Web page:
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Rage

By Jeff Ragsdale

Memoir

A friend of mine, a fellow stand-up comic, told me that he fantasizes about killing his parents. In rages I’ve felt homicidal, but I’d never fantasized about violence until recently. The New York subways are always stalling. They constantly make you late. I began fantasizing about taking an axe to the subway car during one of these stalls. Axing the doors, windows, destroying the entire car. I felt myself getting up with an axe, walking to the subway door—I could see myself tearing the car apart. It was the first time I’d ever felt like I was having an out-of-body experience. I had a similar experience when I was walking near Lincoln Center. This three-story Barnes & Noble just closed. The windows were papered. I was walking by and had this fantasy of taking a machine gun and shooting out all the windows. I even put my arm up and pretended like I was shooting. I was imagining a clothing store inside and everybody smiling, trying to sell me their shit.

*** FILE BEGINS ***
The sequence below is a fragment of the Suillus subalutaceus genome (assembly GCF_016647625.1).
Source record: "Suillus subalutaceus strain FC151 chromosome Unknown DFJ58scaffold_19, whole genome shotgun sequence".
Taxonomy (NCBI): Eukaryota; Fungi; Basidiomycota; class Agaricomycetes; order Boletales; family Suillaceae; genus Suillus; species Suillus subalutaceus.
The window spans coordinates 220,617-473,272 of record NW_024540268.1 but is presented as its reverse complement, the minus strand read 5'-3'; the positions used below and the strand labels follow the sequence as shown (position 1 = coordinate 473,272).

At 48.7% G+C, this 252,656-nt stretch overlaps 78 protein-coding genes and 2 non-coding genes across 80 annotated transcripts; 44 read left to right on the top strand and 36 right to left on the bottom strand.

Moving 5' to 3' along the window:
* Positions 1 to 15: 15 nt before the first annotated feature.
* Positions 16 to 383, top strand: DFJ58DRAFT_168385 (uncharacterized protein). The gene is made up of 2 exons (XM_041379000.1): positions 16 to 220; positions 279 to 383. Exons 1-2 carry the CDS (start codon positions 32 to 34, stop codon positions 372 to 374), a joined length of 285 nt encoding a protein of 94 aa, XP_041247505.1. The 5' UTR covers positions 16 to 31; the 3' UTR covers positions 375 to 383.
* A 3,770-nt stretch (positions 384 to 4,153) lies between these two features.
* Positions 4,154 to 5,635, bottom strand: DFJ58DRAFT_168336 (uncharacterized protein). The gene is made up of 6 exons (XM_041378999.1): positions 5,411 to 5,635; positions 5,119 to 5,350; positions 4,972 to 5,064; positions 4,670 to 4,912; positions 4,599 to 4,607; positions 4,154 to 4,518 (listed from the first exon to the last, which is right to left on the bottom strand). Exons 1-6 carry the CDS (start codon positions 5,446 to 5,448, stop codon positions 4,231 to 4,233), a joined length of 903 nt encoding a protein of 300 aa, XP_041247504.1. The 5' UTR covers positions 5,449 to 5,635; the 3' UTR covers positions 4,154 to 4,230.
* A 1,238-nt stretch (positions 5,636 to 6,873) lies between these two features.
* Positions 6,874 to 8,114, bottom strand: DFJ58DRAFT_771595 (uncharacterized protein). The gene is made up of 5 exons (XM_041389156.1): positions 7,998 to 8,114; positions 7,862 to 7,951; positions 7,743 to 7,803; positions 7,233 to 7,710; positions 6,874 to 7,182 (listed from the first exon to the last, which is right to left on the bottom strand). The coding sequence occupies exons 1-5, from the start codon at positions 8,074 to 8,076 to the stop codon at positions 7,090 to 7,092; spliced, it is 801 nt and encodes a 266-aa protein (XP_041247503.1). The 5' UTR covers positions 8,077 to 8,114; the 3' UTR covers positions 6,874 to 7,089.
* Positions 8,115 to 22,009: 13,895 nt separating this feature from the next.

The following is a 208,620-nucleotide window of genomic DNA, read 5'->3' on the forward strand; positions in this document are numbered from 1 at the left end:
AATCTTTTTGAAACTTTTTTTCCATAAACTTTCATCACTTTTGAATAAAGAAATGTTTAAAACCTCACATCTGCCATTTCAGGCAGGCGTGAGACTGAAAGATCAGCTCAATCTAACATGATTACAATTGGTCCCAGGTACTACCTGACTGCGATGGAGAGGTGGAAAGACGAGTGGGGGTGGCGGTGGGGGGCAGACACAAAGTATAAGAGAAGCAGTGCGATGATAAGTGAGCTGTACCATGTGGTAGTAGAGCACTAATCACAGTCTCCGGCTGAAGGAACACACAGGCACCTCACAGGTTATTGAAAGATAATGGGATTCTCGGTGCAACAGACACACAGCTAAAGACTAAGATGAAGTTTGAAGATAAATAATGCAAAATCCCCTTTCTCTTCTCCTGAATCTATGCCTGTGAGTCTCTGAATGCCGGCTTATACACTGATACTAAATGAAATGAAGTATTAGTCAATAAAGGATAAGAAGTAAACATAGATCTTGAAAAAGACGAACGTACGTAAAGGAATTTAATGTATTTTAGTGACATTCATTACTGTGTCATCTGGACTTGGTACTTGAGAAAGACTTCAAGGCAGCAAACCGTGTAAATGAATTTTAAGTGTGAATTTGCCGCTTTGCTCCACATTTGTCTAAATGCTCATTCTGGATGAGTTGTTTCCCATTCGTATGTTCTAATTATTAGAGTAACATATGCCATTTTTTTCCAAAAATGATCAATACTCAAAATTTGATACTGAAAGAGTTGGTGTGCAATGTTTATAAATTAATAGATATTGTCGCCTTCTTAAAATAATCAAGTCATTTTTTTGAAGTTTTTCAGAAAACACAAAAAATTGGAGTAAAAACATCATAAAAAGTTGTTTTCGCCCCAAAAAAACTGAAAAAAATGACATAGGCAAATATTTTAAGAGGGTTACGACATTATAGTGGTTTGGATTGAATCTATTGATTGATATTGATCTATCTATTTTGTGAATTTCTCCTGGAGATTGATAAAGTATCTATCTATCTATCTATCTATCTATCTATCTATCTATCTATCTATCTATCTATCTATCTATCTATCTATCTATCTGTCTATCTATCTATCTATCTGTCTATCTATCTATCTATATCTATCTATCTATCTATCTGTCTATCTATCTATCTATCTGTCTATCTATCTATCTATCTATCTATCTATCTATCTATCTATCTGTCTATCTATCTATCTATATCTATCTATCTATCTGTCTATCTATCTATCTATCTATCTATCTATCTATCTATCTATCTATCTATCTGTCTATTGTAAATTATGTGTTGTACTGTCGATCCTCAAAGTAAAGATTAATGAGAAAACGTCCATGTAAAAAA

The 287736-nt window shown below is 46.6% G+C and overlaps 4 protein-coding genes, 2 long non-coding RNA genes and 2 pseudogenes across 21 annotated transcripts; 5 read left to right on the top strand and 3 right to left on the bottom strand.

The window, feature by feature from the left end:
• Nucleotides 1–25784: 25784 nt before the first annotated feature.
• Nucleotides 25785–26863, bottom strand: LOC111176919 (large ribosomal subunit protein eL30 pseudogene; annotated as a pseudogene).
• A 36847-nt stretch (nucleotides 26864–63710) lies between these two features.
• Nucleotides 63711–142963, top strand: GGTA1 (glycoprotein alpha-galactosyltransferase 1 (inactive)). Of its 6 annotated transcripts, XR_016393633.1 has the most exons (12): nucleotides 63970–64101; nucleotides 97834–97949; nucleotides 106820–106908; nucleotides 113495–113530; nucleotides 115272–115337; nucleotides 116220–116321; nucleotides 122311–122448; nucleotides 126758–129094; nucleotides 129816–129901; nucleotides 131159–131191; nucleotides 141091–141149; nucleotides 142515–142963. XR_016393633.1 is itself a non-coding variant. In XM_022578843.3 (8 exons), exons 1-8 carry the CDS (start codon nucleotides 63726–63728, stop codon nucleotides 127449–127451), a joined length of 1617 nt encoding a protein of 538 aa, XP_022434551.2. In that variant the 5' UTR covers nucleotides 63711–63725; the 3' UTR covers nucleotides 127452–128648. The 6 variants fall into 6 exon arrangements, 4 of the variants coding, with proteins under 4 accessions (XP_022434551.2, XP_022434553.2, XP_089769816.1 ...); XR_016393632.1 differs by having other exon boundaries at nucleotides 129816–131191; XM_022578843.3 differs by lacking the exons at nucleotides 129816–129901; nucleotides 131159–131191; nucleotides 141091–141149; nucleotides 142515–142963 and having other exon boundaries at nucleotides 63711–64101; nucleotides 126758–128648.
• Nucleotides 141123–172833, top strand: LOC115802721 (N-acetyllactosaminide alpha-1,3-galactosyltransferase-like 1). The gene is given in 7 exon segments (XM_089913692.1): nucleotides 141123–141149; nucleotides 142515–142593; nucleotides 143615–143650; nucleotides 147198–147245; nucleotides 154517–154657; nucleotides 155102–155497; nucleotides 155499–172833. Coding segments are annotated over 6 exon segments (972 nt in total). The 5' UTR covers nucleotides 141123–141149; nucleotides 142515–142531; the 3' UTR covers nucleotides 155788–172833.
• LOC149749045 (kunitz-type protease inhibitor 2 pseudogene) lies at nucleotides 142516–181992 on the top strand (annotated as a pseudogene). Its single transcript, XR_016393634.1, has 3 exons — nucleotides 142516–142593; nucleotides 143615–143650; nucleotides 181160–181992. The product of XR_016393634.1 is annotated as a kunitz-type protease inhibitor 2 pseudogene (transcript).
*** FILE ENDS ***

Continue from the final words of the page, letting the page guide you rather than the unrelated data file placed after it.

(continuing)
I guess I got off to a bad start, back in high school in Bellingham, WA. Mason and I were in my Honda Prelude on prom night, and we were racing a Mercedes down Alabama Hill at two in the morning. We were both doing at least 70 in a 35. A cop caught up to us. We didn’t even see him behind us till he flipped his lights on. He was passing both of our cars on the left side, telling us to pull over through his loudspeaker. I saw a street coming up on the right. I didn’t know whether I could make the corner because we were still doing around 60. I said fuck it—I knew I’d get a DUI if I stopped.  I cranked the wheel and we barely made the corner. The cop couldn’t. I drove about a block and ditched my car. Mason and I hid in someone’s carport for about an hour in our tuxes. We got a cab and I picked up my car the next day.